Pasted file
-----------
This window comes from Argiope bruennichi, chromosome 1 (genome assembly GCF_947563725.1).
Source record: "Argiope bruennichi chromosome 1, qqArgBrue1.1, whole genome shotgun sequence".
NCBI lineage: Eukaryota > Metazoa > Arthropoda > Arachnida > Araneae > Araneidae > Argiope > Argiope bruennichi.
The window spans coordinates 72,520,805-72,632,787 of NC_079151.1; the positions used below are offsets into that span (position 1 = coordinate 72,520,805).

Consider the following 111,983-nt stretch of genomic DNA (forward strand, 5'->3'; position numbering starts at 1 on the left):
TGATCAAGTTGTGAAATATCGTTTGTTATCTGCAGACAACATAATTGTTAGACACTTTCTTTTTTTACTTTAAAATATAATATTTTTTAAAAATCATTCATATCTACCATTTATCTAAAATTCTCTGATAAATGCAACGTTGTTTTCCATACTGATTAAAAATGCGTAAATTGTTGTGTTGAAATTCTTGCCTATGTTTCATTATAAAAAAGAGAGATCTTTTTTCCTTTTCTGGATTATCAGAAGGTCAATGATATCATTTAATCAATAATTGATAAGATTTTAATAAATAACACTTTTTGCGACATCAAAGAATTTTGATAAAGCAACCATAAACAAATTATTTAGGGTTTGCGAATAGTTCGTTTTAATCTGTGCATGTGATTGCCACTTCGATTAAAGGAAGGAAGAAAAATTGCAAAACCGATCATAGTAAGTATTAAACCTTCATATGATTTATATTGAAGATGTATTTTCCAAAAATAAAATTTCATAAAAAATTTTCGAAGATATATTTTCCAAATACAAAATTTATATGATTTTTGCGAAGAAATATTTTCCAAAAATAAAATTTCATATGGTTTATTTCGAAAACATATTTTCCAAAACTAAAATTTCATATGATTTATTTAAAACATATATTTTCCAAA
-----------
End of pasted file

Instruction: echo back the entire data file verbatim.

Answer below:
This window comes from Argiope bruennichi, chromosome 1 (genome assembly GCF_947563725.1).
Source record: "Argiope bruennichi chromosome 1, qqArgBrue1.1, whole genome shotgun sequence".
NCBI lineage: Eukaryota > Metazoa > Arthropoda > Arachnida > Araneae > Araneidae > Argiope > Argiope bruennichi.
The window spans coordinates 72,520,805-72,632,787 of NC_079151.1; the positions used below are offsets into that span (position 1 = coordinate 72,520,805).

Consider the following 111,983-nt stretch of genomic DNA (forward strand, 5'->3'; position numbering starts at 1 on the left):
TGATCAAGTTGTGAAATATCGTTTGTTATCTGCAGACAACATAATTGTTAGACACTTTCTTTTTTTACTTTAAAATATAATATTTTTTAAAAATCATTCATATCTACCATTTATCTAAAATTCTCTGATAAATGCAACGTTGTTTTCCATACTGATTAAAAATGCGTAAATTGTTGTGTTGAAATTCTTGCCTATGTTTCATTATAAAAAAGAGAGATCTTTTTTCCTTTTCTGGATTATCAGAAGGTCAATGATATCATTTAATCAATAATTGATAAGATTTTAATAAATAACACTTTTTGCGACATCAAAGAATTTTGATAAAGCAACCATAAACAAATTATTTAGGGTTTGCGAATAGTTCGTTTTAATCTGTGCATGTGATTGCCACTTCGATTAAAGGAAGGAAGAAAAATTGCAAAACCGATCATAGTAAGTATTAAACCTTCATATGATTTATATTGAAGATGTATTTTCCAAAAATAAAATTTCATAAAAAATTTTCGAAGATATATTTTCCAAATACAAAATTTATATGATTTTTGCGAAGAAATATTTTCCAAAAATAAAATTTCATATGGTTTATTTCGAAAACATATTTTCCAAAACTAAAATTTCATATGATTTATTTAAAACATATATTTTCCAAA